I don’t like turning up late to gigs, especially when I’m going on my own and can’t blame anybody else. (“I would have been on time, but XXX wanted another pint!”) Night By Night were already on stage when I arrived at Fibbers tonight but, given that the ticket said 8pm and I got there at about a quarter to, it wasn’t really my fault.
I’ve no idea how much of their set I had missed but I managed to catch four and a bit songs from a band that is garnering great reviews from the likes of Classic Rock magazine, Kerrang! and even Def Leppard’s Rick Savage. The five-piece from London looked a little cramped on a stage which was already set up for the headliners but they were giving it their all. By the second track, it was obvious that vocalist Henry Rundell could hold a note (and a scream) but it was the triple harmonies that were the most impressive, giving the band more of a AOR sound than full on heavy metal/rock. The band’s current single, The Moment, had a definite American-rock sound but the impressive and epic set-ender started with a crunchier guitar sound before moving into the more usual “screaming” guitar, but with a relentlessly powerful backbeat. It’s not fair to judge a band from a partial set but, in this case, I was impressed enough to be keeping an eye out for the upcoming debut album.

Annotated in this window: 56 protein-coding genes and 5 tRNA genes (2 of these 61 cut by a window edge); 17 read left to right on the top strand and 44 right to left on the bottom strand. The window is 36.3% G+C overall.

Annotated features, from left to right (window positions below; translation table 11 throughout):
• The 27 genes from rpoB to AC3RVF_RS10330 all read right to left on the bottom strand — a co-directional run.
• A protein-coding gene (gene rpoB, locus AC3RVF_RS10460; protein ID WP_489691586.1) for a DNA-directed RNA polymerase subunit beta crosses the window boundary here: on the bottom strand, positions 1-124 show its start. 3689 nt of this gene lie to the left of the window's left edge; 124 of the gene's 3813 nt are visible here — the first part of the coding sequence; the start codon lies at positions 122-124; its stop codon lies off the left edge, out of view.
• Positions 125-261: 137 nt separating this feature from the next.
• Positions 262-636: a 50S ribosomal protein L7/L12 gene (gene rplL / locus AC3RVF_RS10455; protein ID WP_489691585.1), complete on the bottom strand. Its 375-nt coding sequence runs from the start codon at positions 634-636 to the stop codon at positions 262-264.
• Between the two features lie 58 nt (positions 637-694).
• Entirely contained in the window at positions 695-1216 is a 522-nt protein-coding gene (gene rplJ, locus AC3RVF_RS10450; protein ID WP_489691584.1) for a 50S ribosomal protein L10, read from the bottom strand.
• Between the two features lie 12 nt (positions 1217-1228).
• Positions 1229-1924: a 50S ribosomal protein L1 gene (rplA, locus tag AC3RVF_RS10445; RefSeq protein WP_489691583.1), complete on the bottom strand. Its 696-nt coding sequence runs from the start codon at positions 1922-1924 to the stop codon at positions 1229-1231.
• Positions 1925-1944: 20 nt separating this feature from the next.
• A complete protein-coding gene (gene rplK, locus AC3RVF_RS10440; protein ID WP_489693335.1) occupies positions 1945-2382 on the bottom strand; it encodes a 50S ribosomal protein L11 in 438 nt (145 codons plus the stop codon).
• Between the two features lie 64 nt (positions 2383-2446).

Moving closer to the stage before the headliners came on a few things grabbed my attention. Firstly, this was the first time I had seen a band put a sign on the door behind the stage declaring it as their dressing room and cover the window onto the room with a towel. Secondly, among all the various patches and rock t-shirts in the audience, there seemed to be more references Motorhead that I had seen outside of the eighties. I was beginning to worry that Y&T might be a bit too heavy for me. After all, this was another band that I had chosen to see based on the description on the what’s on listing and I hadn’t done a lot of research prior to the gig, except for a brief visit to the website, where a banner declaring “facemelting music” was pretty much front and centre. Between acts a hard-rock mix tape was warming the crowd up, with Highway To Hell especially getting them singing. Soon the towel was, somewhat curiously, taken down and the band took to the stage.